According to the EMC Digital Universe with Research & Analysis by IDC Healthcare[1] data growth is one of the fastest across many industries. A 48% annual growth rate will lead to 2,314 Exabytes of data in 2020.

Data Growth

Source: EMC Digital Universe with Research & Analysis by IDC

The reasons for this data growth rate are many and include new healthcare applications and regulatory / compliance challenges and continued introductions of new technology and equipment that incorporate data-intensive next generation diagnostics.

The growing data sets will enable healthcare providers to make quicker information-driven decisions, increase efficiency, support remote diagnostics, and provide better collaboration.

For Electronic Health Record (EHR), additional unstructured data such as voice, video, and text are now being stored. New diagnostic and other healthcare applications are also growing with increasing use of medical images and studies with larger images sizes. Or, the deployment of clinical next generation sequencing will contribute to the 48% annual growth rate in healthcare data.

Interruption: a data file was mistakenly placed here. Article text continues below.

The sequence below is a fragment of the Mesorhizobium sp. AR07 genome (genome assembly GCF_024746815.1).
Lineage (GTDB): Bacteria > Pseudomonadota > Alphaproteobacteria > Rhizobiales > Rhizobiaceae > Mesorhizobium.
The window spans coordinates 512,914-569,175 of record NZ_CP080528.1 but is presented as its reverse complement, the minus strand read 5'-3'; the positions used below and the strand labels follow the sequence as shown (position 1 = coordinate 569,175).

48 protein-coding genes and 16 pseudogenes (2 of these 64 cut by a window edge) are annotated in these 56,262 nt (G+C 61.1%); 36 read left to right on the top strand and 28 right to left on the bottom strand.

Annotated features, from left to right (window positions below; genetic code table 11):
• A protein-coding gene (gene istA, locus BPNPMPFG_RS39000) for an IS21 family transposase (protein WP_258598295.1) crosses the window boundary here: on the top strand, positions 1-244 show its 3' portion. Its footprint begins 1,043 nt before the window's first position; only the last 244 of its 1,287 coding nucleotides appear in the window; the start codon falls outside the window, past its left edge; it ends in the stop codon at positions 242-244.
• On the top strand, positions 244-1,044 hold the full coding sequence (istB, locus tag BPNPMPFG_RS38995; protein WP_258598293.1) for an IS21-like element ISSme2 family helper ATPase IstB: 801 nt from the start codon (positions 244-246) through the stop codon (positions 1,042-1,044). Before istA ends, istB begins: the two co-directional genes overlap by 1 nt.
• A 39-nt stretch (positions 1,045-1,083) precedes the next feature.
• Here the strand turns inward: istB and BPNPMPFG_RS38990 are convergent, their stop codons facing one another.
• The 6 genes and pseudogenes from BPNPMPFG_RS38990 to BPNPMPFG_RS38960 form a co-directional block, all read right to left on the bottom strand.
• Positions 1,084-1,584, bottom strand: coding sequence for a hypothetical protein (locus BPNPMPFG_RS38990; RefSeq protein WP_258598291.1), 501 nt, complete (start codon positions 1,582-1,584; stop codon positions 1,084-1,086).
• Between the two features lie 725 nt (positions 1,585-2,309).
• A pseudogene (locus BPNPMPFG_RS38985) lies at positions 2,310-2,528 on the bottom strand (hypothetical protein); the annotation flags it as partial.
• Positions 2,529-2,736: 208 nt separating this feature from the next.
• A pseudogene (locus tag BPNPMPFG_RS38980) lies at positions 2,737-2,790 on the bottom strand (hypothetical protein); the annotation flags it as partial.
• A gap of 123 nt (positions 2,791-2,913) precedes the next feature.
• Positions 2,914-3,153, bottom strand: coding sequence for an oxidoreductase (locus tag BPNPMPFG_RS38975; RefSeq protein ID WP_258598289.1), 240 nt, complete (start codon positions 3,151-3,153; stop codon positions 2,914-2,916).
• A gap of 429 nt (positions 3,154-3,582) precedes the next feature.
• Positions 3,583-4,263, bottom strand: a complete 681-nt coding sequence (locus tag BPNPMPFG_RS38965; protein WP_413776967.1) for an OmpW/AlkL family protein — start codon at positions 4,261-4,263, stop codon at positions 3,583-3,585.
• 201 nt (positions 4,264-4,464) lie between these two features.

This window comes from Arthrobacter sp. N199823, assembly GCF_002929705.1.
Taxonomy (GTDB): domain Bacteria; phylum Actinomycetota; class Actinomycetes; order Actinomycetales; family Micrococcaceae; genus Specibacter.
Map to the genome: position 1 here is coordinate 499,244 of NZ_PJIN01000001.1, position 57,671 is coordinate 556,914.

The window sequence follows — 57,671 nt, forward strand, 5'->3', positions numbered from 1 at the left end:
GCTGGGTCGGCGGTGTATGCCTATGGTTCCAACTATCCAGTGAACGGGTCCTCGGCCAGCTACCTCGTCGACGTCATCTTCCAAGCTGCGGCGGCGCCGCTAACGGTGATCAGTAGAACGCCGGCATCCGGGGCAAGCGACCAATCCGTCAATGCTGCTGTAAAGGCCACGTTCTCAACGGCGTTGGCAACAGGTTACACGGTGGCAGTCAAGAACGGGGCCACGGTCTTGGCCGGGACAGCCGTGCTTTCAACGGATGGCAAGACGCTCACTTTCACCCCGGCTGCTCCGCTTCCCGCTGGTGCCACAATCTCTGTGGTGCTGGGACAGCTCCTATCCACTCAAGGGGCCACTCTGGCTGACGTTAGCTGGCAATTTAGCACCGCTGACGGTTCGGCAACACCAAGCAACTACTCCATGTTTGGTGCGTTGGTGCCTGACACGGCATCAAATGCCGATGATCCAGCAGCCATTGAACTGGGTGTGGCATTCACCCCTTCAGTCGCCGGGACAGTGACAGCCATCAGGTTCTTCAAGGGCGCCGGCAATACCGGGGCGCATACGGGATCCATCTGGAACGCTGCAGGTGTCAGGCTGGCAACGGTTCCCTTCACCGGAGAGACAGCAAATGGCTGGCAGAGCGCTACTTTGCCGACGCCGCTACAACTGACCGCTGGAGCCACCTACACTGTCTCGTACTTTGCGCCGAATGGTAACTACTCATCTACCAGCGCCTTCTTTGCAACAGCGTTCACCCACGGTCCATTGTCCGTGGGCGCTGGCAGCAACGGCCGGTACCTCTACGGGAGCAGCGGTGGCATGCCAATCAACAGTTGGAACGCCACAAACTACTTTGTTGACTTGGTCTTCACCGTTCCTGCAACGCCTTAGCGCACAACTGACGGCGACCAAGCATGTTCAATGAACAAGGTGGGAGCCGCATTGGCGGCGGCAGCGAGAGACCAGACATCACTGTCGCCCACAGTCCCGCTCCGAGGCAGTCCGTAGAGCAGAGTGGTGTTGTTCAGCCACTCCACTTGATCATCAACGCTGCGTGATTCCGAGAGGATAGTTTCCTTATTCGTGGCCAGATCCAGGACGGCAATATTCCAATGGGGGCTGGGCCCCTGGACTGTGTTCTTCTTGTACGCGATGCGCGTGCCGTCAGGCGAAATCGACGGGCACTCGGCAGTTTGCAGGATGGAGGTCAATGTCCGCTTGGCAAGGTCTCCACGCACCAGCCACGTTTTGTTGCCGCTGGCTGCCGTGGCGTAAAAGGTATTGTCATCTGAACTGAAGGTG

All these data must comply with country and state regulations including long retention periods. Those regulatory compliance requirements are an additional key data growth driver.

Another challenge of data growth is finding the right data at the right time. Big Data analytics enables healthcare providers to focus in on data most useful for diagnostics, treatment, and discovery.

The Data Management Challenge in Healthcare

Factors that are forcing healthcare organizations to rethink their storage strategies include:

More data must be stored: Storage capacity requirements continue to grow significantly with the shift to data-intensive healthcare. As the number of storage devices increases, so too does the need of IT resources to maintain the infrastructure.

Inefficiency in storage capacity: In most healthcare organizations, storage is typically deployed and managed by diagnostic functions or departments and capacity is not shared between modalities. This may lead to spare capacity for one modality while others need to be upgraded continuously. With a siloed approach to storage, extra capacity cannot be shared, thus increasing CAPEX and OPEX cost.

Changing data retention requirements: Patient records, digital diagnostic images, and clinical study results are now stored for longer periods of time. Some data can move into a ‘cold archive’ while other healthcare data needs to be immediately accessible online